You see, I have this thing about old houses.  As long as they aren't haunted, I immediately fall for them.  (This was not my first affair with an old house, although I'm convinced now it is my last.)  As I stumbled groggily around this one that first morning, I detected nothing but benign if not precisely welcoming energy.  There was an intriguing charm to the quaint (read awkward, ungainly, nonsensical) floor plan and the few original features (fifteen floor-to-ceiling windows in hopeless disrepair, a warped front door and one lonely mantelpiece) not butchered in the name of modernization through the decades.  I immediately began to picture what the house could be when loved back to life.  Frankly, in that first delusional moment, I should have been whisked off to the comfort of a padded cell.  That said, I've loved every exasperating minute of our relationship and the house has loved me back for my efforts.

Thirteen years later, we're not anywhere near finished loving this place, room by room, back to what I envisioned.  We've come a long way, though.  Now by we, understand I mean mostly me.  I did the work, while John earned the money to pay for materials and washed the dishes so I could stay on task.  You don't need the gory details.  Just suffice it to say there isn't a square inch of the walls, woodwork, ceilings and floors I haven't stripped, sanded, patched and painted, at least once and some cases twice now.  Thankfully, several years ago, fate brought my son to live with us and he has taken on the heavier chores of completely renovating bathrooms and rebuilding some of the exterior features I could never have done on my own.  The house has been vastly improved, but like all old houses, it will never stop demanding more of the same.  Meanwhile, we can now live, work and enjoy each other here, which is really all anyone needs to do in a house anyway.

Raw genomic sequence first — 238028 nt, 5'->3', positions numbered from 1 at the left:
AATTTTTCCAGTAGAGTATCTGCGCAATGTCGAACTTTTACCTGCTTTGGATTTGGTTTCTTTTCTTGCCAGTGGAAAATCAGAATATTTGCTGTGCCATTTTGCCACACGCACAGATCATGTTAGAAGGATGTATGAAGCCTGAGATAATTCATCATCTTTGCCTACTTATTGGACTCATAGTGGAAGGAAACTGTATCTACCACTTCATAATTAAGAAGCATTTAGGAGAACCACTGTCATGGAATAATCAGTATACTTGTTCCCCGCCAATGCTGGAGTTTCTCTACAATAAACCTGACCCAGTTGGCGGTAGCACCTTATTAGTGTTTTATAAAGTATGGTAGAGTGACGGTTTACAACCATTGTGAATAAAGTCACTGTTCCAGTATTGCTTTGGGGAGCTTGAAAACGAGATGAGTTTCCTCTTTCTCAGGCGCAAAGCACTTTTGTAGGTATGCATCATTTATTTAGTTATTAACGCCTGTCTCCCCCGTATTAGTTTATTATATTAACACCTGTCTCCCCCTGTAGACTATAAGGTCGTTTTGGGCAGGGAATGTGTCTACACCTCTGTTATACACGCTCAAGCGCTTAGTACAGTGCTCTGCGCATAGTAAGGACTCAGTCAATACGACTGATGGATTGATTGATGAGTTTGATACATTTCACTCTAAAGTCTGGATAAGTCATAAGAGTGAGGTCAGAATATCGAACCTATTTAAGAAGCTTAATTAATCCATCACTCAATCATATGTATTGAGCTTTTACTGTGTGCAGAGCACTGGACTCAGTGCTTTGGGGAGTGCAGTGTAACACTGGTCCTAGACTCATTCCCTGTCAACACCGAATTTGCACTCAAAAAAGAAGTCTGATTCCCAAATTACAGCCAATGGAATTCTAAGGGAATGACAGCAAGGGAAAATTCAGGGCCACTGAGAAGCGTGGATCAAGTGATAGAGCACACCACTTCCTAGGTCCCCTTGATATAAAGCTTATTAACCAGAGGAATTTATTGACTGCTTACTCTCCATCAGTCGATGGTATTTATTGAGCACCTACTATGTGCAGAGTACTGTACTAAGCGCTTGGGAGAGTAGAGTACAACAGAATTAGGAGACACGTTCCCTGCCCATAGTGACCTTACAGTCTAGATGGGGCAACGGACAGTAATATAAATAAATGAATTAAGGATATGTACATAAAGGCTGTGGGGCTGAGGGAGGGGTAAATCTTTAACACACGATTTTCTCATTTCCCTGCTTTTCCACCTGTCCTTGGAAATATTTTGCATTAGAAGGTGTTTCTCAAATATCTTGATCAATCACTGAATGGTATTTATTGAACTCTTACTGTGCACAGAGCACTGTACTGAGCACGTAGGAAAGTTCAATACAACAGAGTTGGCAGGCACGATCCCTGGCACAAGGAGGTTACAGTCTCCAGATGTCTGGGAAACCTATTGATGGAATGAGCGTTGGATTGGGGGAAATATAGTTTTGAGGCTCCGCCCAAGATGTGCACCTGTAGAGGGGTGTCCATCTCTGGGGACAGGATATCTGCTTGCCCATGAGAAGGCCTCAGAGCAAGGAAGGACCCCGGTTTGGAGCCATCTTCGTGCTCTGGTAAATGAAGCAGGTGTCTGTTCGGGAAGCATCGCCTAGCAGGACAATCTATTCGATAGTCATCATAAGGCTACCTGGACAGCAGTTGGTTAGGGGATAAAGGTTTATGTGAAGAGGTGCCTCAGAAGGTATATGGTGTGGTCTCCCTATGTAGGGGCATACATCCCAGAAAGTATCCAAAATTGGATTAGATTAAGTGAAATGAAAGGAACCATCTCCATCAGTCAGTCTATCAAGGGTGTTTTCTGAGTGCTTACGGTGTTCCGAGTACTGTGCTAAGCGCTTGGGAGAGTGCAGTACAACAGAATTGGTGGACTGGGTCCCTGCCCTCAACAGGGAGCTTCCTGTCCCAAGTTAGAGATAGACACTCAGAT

I sometimes question where this house fits in the scheme of my life, whether I was actually meant to arrive here for a further course in resourcefulness, or if the house and I simply managed to forge a relationship out of mutual need, despite the odds against us.  The fact that I've been at this address for longer than any before must have some significance.  Would I have stayed this long if the house hadn't kept me so thoroughly occupied?  Were there lessons about patience and tolerance, about stewardship and frugality to be finally learned here?  There have been times when the demands of the house have provided therapy, focusing my energies away from greater concerns over which I had no control.  I often wonder what might have happened to this house if we had not been thrown together by chance.  Perhaps I should also ask what would have happened to me, had I not landed in a house like this one, offering challenges and rewards only something with its age and experience could.

 My time here has been  filled with milestones, births and deaths, unforeseen changes and even a new career.  The house has a share in all that, not merely as the place where things happened, but a participant in the events of these years we've spent together. I will never recall one without the other, I'm sure.  Of all the places I've lived, this old house has come very close to realizing that elusive dream we all have of home.  For that gift alone, I will count my time here as blessed.

1 comment:

  1. I love our house, but as a wife of a ConocoPhillips I know we won't be here nearly long enough. It's not even the house I'll miss, it's the community. I've met some of the best people here. Thanks for sharing about your house.